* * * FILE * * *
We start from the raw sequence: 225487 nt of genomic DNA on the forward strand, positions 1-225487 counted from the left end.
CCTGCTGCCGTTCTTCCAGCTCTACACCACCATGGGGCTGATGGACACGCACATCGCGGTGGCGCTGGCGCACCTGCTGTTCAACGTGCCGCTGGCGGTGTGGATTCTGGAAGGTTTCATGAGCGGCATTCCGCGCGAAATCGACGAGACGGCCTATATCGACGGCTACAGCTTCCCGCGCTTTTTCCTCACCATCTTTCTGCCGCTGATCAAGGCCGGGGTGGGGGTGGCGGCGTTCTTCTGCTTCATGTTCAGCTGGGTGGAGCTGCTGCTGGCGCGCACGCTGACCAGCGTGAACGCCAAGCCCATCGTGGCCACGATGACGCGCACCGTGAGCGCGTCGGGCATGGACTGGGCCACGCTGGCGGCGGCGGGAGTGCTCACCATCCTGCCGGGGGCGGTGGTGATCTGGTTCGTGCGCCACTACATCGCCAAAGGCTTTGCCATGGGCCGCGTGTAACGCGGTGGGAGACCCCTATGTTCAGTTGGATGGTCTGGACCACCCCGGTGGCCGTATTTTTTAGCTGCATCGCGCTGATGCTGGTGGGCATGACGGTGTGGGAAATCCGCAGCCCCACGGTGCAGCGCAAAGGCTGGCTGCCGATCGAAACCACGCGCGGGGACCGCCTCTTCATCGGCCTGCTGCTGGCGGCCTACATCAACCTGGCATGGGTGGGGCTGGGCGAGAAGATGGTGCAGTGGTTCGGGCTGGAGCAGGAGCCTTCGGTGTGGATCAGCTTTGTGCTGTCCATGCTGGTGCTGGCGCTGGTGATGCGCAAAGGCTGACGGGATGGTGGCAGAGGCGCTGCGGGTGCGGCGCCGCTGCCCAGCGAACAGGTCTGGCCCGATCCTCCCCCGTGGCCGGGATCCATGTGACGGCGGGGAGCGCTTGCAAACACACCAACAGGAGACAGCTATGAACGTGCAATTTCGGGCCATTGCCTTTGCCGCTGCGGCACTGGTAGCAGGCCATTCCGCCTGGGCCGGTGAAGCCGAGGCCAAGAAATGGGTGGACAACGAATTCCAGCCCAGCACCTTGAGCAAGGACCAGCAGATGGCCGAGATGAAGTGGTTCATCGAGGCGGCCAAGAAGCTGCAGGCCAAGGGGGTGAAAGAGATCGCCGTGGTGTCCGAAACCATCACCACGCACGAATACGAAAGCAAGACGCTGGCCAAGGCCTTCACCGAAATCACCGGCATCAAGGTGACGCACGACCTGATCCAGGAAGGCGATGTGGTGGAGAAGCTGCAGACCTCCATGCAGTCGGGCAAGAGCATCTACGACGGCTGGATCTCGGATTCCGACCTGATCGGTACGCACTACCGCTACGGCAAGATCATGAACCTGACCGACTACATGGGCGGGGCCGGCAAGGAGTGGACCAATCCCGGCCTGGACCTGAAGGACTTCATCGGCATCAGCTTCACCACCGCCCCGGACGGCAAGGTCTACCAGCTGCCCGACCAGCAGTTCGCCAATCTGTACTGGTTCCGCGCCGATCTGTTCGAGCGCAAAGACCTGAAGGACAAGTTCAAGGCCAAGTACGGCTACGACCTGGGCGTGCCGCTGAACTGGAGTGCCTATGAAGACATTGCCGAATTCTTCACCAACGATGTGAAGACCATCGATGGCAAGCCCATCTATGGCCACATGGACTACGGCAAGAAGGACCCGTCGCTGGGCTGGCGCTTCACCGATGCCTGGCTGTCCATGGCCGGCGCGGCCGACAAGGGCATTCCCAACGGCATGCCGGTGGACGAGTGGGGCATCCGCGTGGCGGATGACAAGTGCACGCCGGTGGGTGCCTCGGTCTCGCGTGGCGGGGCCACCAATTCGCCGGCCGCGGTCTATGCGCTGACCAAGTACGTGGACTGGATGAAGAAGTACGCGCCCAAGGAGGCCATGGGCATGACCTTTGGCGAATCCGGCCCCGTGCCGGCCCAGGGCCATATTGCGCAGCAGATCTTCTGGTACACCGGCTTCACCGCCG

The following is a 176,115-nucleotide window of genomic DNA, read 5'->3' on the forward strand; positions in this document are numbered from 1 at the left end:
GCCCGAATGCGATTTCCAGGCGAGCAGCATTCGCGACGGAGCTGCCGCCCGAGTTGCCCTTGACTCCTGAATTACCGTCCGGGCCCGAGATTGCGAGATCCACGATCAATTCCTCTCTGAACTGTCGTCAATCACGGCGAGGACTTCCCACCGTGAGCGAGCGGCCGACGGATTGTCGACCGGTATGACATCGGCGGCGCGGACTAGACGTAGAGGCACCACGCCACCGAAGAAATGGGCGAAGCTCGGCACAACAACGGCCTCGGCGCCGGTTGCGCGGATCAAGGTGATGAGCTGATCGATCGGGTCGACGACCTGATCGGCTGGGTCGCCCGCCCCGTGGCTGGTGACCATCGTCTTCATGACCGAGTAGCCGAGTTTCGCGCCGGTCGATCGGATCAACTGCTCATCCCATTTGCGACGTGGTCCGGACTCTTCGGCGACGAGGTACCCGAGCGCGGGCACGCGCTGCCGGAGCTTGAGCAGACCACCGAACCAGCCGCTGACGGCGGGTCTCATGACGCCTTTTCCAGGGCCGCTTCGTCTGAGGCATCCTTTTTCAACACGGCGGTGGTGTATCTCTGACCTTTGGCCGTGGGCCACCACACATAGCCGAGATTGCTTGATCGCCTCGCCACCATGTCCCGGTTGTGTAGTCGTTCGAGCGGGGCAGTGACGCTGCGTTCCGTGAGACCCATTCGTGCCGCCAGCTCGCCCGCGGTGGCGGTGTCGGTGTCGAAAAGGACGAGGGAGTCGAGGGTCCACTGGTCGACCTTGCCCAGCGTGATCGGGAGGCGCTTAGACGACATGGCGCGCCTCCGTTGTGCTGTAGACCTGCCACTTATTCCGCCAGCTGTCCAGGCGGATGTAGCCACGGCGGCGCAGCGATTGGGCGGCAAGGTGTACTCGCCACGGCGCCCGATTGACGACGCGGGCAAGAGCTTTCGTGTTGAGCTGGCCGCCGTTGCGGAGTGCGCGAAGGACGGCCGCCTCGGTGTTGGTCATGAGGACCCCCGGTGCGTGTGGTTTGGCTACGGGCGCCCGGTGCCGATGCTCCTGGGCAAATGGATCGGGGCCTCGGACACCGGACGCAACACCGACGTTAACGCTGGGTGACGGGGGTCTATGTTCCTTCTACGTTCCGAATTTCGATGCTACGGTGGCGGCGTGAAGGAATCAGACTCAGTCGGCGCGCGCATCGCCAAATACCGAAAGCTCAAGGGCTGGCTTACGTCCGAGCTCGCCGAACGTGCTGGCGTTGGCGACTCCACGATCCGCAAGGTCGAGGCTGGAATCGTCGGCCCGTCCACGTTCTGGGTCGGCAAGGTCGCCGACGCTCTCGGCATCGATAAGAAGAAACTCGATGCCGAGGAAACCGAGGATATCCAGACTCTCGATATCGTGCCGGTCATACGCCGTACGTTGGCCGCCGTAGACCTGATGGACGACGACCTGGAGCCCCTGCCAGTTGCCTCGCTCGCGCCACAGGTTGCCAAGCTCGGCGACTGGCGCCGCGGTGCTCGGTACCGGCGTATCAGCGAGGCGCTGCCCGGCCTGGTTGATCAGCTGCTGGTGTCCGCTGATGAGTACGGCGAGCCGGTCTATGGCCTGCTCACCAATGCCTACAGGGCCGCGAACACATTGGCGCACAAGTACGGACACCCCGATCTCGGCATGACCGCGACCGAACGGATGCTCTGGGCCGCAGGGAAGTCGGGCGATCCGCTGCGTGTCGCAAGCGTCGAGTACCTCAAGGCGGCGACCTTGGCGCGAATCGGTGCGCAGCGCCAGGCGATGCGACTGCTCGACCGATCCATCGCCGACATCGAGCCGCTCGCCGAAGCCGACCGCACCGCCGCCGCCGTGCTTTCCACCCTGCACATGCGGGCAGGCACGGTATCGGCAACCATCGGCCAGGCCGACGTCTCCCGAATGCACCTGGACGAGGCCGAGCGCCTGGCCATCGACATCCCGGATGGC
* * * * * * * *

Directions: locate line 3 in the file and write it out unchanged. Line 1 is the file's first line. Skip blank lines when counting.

The following is a 176,115-nucleotide window of genomic DNA, read 5'->3' on the forward strand; positions in this document are numbered from 1 at the left end: